He slowly kissed her knees, his lips touching every bruise and scar – the wounds that he could see. He wished he had been able to heal as easily the demons inside her.
In his shade, she felt somehow safer. But she still couldn’t sleep. Night after night, she would get trapped in her sheets trying to escape from her nightmares. She wore them like shackles every morning under her swollen eyes. And it just got worse and worse. Her demons were smart. Even after she would wake up, sweaty and lost, they continued to pursue her, eating her alive.
She could feel them , she once told him. Curling up in her ribcage, scattering in her ventricles. I’m carrying so many inside me. Dead people. I can’t let go of them. I fell in love with their ghosts.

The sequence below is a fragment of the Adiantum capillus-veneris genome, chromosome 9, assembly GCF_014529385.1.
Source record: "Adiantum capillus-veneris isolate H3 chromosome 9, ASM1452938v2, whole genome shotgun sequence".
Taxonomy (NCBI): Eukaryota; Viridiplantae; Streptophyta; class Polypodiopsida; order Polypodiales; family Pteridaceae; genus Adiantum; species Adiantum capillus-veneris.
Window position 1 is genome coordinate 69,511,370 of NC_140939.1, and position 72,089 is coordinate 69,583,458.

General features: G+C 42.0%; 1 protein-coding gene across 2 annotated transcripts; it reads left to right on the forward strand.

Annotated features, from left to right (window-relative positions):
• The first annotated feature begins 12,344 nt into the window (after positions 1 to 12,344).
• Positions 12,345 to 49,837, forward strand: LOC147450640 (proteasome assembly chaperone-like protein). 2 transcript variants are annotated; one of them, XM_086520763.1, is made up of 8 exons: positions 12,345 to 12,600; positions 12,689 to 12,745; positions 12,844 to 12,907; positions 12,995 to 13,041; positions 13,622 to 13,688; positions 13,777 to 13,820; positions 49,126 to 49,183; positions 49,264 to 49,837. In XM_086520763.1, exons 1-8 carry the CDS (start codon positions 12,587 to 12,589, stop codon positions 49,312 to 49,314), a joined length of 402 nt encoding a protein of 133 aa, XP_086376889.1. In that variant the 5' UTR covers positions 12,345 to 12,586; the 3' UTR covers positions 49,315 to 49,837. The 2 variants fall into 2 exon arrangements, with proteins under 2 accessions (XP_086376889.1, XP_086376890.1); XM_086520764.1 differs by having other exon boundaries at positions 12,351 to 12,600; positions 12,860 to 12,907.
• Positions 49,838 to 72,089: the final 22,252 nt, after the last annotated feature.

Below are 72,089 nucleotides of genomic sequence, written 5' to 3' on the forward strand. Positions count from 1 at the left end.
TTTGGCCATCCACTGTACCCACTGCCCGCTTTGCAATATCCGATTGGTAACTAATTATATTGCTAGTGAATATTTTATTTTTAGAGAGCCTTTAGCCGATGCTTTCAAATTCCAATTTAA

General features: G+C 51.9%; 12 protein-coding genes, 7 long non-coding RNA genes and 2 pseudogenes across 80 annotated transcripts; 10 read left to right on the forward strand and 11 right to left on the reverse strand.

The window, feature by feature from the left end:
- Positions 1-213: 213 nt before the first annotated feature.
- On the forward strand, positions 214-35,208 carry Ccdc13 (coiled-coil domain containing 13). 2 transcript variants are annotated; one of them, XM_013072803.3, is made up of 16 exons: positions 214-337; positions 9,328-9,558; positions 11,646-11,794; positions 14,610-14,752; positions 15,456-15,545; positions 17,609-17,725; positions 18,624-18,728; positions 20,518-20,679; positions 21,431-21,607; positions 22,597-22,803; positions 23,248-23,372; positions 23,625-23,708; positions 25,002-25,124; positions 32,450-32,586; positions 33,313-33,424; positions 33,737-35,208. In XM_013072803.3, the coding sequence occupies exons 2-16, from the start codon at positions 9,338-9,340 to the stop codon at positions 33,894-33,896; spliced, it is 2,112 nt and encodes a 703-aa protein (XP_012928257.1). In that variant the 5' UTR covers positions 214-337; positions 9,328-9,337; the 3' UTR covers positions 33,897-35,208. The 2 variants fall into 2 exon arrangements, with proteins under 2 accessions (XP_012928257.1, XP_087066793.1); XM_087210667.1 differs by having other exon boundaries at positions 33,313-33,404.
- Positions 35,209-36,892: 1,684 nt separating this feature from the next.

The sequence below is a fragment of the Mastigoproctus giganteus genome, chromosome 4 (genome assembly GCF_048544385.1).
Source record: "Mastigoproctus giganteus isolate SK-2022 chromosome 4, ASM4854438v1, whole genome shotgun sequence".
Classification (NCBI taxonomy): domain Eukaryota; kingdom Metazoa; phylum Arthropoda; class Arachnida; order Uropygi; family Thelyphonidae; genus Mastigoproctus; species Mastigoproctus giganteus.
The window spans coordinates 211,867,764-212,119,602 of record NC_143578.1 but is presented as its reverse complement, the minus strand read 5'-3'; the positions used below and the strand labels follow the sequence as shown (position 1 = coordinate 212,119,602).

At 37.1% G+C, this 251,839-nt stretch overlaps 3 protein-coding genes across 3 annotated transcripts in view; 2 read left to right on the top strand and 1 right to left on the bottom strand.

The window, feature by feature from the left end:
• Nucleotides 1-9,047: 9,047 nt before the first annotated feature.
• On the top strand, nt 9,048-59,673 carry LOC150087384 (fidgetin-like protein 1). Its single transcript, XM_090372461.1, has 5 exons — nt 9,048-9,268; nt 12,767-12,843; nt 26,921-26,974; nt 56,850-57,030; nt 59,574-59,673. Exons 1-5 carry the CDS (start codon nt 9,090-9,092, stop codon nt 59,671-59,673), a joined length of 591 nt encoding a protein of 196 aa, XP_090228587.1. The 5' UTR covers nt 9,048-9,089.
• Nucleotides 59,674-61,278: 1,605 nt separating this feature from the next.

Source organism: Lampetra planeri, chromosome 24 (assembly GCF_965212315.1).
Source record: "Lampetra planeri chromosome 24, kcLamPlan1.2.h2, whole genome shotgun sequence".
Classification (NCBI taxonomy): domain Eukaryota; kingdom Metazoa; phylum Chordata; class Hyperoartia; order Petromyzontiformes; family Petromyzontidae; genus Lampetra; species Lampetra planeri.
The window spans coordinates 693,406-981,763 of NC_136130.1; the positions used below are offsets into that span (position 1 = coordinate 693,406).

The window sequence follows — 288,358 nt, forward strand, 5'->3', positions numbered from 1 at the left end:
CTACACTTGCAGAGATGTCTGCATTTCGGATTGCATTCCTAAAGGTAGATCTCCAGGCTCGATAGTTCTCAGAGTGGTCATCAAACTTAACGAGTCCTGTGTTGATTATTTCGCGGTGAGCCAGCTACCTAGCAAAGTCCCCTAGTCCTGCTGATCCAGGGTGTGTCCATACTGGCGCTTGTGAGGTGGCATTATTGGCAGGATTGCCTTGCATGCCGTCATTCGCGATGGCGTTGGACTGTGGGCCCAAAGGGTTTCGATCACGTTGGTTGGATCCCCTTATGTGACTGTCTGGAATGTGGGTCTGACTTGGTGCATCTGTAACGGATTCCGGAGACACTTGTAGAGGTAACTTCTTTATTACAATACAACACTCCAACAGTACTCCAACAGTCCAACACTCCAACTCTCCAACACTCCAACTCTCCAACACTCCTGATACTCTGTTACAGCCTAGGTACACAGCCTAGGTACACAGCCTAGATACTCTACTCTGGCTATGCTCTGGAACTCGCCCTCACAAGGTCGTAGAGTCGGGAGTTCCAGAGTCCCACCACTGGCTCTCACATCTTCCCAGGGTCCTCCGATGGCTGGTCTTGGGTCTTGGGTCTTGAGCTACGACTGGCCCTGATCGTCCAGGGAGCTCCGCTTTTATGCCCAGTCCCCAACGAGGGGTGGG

Her eyes, they looked like empty ruins haunted by people long gone.
Then write about them, he said. Shut them off and imprison them on paper.
I don’t know if paper can handle them.
Give it a try.
So writing became her morphine. In the long hours of convalescence, she wrote about what she was most afraid – the touch that was forever imprinted on her skin, the goodbyes that she never said, the letters she couldn’t bring herself to send. Sometimes he saw her, a pale shadow angrily scribbling the demons in her mind. She spilled words and blood from all those wounds, only to begin to bleed again the next day.
She could feel the trace of her ghosts in her words, vividly trying to emerge from the thin paper. But she wrote anyway ; she wrote until him, the one who stayed, was the only lover left standing.